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**Yes, the game is big, but DLC for Attila was made available from day one. I didn’t factor this into my review because I didn’t get copies of them, nor do I see how it would significantly impact the core gameplay. The fact that these DLC packages weren’t already in the release version is both annoying and understandable. I’m annoyed that they aren’t just in the release version, but there is honestly enough variety already to sustain most people. The pricing is BS though, and I’d think through supporting such steep prices for little additional content.

There’s a lot of stuff to take in if you’re a new chieftain, some areas more so than others. The tech tree from Rome 2 that looked like Plato designed it in a bad mood has been shrunk down to just military and civil advances, which makes seeing ahead a lot easier. Unfortunately, not everything is so easy to take in at a glance, with the family tree feeling like sloshing through tar. What anything does in the family tree is glossed over by your advisor, and that doesn’t help the feeling that maybe the game is just a bit too complicated for its own good. Once you get past the extreme amounts of information (that you might like), the different parts of the game fall into place, and there’s more variety to it than previous Total War games.

 
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While the usual practice of Total War games has been to put the player in control of a fledgling empire and let them go from there, Attila provides a few more variations at the start of the game. If you play as The Romans, you start off with an empire already established, so keeping it from falling apart is the challenge. The Huns don’t even have the ability to settle, so they require constant movement and looting to survive. Then there are The Migrants (Ostrogoths, Alans, etc.), The Sassanids, and Germanic Tribes (Franks, Saxons) who all start and play differently to one another. It’s nice to see more variety than in previous titles, but this appreciation can be dulled by how the game plays at times.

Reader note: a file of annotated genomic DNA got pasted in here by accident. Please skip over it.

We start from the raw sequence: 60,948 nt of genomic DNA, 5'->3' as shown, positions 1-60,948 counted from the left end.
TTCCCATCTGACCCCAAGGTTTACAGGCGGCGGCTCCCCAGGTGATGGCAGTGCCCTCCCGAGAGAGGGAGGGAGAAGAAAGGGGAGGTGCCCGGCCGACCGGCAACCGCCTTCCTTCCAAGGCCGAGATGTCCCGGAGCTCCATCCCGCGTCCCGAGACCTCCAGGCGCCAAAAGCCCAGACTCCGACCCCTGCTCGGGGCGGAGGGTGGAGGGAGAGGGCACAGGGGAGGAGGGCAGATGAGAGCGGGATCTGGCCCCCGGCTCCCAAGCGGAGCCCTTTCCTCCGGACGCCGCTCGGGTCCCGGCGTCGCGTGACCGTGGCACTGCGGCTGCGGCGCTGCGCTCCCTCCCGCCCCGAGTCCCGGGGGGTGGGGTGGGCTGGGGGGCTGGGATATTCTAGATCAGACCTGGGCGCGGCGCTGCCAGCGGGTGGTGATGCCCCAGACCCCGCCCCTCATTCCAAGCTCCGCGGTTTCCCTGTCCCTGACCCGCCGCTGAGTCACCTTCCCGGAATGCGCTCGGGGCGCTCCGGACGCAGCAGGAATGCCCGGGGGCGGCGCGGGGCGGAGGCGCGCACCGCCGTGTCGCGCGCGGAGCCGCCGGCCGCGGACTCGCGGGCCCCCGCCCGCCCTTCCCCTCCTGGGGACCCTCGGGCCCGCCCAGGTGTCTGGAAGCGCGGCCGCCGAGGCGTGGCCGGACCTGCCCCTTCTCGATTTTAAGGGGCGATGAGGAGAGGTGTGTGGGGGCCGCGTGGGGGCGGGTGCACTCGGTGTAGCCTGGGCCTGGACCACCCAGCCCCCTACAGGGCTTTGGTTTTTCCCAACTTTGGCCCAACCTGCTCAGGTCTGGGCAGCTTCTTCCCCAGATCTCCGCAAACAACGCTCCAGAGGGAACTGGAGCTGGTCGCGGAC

Gameplay

Even though Attila plays well most of the time, there are glaring moments where you’ll be reminded that the game is too big to get all the tiny issues out. In both the campaign map and the battles, I got consistent frame rates and had no trouble giving orders to my men. However, if I hovered over a particular unit or the battle was starting to heat up, the frame rate would bomb, and I’d be left with a sluggish client to issue my orders through. The campaign is turn based, and you can pause battles whenever you want, so it’s not a deal breaker. That said, it’s not ideal for these inconsistencies to arise as often as they do, especially when coupled with the tiresome UI.

 
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The UI is tasked with providing the player with so many tools for ruling that it’s easy to become lost, and if you’re new to Total War, you’ll struggle. I’ll give props to the designers for cramming so much information into a screen, but it’s very easy to become distracted by the clutter of information. There are tooltips to help navigate through it, but this might not help in distilling the information down. On top of this, going from one screen to another for the information you want (which I did a lot) can feel like a laborious back-and-forth. I also don’t understand why the encyclopaedia wasn’t built directly into the game instead of opening a browser to the wiki online. Waiting for it to load takes a dark age, and if I couldn’t connect to it because of my Australian internet, I couldn’t access the information I wanted. I wouldn’t go so far as to say that it’s the worst possible UI the devs could have made, but there’s clear room for improvement. Past these niggly issues, Attila’s a solid game.